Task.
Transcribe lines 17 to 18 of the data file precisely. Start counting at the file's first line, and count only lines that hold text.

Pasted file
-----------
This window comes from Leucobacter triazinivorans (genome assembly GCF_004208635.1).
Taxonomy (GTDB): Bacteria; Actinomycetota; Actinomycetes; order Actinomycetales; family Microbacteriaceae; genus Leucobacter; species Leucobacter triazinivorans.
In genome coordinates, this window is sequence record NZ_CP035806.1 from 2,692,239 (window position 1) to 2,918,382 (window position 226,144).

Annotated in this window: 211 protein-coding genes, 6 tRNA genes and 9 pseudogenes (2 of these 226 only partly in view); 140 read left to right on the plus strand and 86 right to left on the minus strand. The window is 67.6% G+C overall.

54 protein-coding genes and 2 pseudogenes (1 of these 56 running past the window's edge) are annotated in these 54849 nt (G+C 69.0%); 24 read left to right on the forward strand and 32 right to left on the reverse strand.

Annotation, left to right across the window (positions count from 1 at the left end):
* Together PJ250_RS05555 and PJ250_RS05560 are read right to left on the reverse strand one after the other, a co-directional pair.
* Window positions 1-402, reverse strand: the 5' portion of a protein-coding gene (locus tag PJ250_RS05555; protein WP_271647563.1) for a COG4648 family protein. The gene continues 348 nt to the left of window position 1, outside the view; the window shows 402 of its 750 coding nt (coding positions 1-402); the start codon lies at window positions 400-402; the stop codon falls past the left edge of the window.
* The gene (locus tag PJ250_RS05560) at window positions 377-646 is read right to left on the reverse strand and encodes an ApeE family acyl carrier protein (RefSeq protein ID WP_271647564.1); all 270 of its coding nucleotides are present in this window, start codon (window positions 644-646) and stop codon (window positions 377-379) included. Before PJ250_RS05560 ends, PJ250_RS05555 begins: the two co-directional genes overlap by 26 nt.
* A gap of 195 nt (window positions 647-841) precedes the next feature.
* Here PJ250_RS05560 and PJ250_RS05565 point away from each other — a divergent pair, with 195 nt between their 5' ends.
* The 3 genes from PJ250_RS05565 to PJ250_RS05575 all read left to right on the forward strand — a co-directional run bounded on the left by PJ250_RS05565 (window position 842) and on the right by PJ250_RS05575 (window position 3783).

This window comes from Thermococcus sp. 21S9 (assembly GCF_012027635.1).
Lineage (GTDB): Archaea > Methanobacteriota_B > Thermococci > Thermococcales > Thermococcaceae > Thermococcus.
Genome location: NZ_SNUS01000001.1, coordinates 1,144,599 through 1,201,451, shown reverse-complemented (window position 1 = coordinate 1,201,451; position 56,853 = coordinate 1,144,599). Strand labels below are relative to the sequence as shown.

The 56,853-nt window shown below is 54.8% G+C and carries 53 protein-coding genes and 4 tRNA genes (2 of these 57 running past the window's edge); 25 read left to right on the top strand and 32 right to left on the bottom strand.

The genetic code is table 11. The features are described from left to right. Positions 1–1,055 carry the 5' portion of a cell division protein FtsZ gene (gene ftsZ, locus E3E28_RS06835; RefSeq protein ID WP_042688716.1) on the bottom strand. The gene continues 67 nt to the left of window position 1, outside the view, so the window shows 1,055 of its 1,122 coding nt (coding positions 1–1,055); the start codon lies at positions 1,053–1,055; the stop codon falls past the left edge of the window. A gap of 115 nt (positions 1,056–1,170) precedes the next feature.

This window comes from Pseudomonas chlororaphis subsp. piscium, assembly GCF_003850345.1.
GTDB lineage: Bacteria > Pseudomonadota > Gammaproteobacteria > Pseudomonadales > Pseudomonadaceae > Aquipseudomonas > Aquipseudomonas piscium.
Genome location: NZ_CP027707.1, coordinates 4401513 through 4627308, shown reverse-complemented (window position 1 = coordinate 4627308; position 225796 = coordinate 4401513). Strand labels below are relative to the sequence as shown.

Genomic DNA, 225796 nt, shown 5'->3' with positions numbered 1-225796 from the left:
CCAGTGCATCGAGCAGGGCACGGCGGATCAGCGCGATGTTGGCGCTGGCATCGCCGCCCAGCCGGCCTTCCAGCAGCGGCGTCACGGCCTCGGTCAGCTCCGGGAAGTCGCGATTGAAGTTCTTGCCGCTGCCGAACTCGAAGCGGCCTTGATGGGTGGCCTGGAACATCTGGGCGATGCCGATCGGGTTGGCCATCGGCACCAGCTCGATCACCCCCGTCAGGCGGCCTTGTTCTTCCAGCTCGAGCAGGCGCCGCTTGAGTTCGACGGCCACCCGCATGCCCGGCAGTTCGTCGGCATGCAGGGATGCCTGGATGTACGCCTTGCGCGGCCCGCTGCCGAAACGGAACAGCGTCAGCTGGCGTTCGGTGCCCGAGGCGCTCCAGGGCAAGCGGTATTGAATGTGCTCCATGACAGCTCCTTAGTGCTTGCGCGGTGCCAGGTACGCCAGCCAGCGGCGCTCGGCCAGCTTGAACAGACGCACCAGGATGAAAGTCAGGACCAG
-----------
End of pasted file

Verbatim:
The genetic code is table 11. The features are described from left to right. Positions 1–1,055 carry the 5' portion of a cell division protein FtsZ gene (gene ftsZ, locus E3E28_RS06835; RefSeq protein ID WP_042688716.1) on the bottom strand. The gene continues 67 nt to the left of window position 1, outside the view, so the window shows 1,055 of its 1,122 coding nt (coding positions 1–1,055); the start codon lies at positions 1,053–1,055; the stop codon falls past the left edge of the window. A gap of 115 nt (positions 1,056–1,170) precedes the next feature.

This window comes from Pseudomonas chlororaphis subsp. piscium, assembly GCF_003850345.1.